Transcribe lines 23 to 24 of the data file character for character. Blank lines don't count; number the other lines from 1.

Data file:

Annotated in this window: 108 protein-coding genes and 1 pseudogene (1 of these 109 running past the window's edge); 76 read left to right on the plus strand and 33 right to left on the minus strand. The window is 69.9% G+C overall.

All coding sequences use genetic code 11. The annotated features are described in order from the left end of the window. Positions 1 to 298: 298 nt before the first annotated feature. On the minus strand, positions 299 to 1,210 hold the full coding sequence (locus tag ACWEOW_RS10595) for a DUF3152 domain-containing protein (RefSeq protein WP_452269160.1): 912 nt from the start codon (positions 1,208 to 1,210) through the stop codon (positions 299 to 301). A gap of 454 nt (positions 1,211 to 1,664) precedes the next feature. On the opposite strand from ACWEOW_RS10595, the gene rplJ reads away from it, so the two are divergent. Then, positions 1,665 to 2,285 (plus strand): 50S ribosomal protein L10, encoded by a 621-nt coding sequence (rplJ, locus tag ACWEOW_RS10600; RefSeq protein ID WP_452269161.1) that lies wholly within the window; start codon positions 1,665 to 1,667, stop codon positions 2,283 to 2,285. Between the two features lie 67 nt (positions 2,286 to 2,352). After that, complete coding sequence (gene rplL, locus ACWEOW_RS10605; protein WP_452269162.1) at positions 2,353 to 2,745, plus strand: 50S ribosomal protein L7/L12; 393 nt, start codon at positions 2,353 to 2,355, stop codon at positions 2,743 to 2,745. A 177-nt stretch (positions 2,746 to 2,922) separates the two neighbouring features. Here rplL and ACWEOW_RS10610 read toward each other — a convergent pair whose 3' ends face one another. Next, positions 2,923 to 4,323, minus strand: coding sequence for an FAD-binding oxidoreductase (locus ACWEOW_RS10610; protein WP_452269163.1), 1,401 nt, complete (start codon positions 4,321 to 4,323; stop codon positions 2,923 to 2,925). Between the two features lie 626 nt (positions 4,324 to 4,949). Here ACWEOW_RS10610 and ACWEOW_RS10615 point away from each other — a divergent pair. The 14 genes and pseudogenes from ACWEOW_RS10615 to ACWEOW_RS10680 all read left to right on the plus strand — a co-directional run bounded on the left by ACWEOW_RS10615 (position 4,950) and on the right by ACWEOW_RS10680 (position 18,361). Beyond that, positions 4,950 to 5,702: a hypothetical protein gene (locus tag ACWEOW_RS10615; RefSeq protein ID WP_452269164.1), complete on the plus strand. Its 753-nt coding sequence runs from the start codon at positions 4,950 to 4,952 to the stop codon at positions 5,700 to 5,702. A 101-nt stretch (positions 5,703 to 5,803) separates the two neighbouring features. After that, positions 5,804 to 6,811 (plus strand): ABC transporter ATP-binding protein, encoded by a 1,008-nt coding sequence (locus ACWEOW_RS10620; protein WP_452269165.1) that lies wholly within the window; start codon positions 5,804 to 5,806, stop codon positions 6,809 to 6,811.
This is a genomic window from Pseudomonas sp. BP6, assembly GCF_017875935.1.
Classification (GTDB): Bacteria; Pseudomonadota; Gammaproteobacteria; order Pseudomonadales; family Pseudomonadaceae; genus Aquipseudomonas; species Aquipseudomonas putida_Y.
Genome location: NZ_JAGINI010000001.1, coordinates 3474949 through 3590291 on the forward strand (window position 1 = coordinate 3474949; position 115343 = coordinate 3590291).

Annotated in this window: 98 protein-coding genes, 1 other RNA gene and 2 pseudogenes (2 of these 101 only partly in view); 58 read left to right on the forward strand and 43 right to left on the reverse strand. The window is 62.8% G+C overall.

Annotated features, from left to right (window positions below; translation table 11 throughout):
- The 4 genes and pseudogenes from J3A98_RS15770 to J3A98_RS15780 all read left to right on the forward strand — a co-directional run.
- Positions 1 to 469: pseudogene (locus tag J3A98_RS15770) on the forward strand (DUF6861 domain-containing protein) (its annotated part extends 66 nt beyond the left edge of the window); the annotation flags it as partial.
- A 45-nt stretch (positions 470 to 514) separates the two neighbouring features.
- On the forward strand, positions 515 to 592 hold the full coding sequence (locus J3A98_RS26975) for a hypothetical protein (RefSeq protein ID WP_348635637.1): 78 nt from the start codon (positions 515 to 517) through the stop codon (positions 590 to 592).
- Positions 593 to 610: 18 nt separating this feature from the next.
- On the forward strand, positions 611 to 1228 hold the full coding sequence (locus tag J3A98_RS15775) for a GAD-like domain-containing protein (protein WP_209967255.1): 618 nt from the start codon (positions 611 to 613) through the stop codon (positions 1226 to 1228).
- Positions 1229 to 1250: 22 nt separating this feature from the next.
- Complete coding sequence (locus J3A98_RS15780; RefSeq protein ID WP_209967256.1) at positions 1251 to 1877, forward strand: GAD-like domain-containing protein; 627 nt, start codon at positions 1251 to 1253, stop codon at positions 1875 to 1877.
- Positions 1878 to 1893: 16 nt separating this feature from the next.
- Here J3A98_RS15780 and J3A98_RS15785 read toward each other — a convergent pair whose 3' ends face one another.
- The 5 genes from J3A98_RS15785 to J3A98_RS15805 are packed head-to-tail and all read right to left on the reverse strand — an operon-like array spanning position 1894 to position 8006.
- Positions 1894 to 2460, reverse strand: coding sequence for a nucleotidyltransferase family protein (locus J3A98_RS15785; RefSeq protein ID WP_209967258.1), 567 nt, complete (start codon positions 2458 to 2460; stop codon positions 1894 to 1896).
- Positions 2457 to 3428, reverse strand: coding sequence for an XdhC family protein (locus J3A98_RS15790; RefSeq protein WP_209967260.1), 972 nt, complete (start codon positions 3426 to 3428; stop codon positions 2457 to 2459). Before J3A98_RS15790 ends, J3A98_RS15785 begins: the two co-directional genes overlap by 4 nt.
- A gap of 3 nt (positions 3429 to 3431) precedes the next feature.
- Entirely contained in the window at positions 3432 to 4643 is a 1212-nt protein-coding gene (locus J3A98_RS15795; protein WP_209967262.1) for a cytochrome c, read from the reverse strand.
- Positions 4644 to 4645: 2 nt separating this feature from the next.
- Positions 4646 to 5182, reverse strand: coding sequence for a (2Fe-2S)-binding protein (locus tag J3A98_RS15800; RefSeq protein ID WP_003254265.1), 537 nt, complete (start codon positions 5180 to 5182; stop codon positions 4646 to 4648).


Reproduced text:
- Positions 4644 to 4645: 2 nt separating this feature from the next.
- Positions 4646 to 5182, reverse strand: coding sequence for a (2Fe-2S)-binding protein (locus tag J3A98_RS15800; RefSeq protein ID WP_003254265.1), 537 nt, complete (start codon positions 5180 to 5182; stop codon positions 4646 to 4648).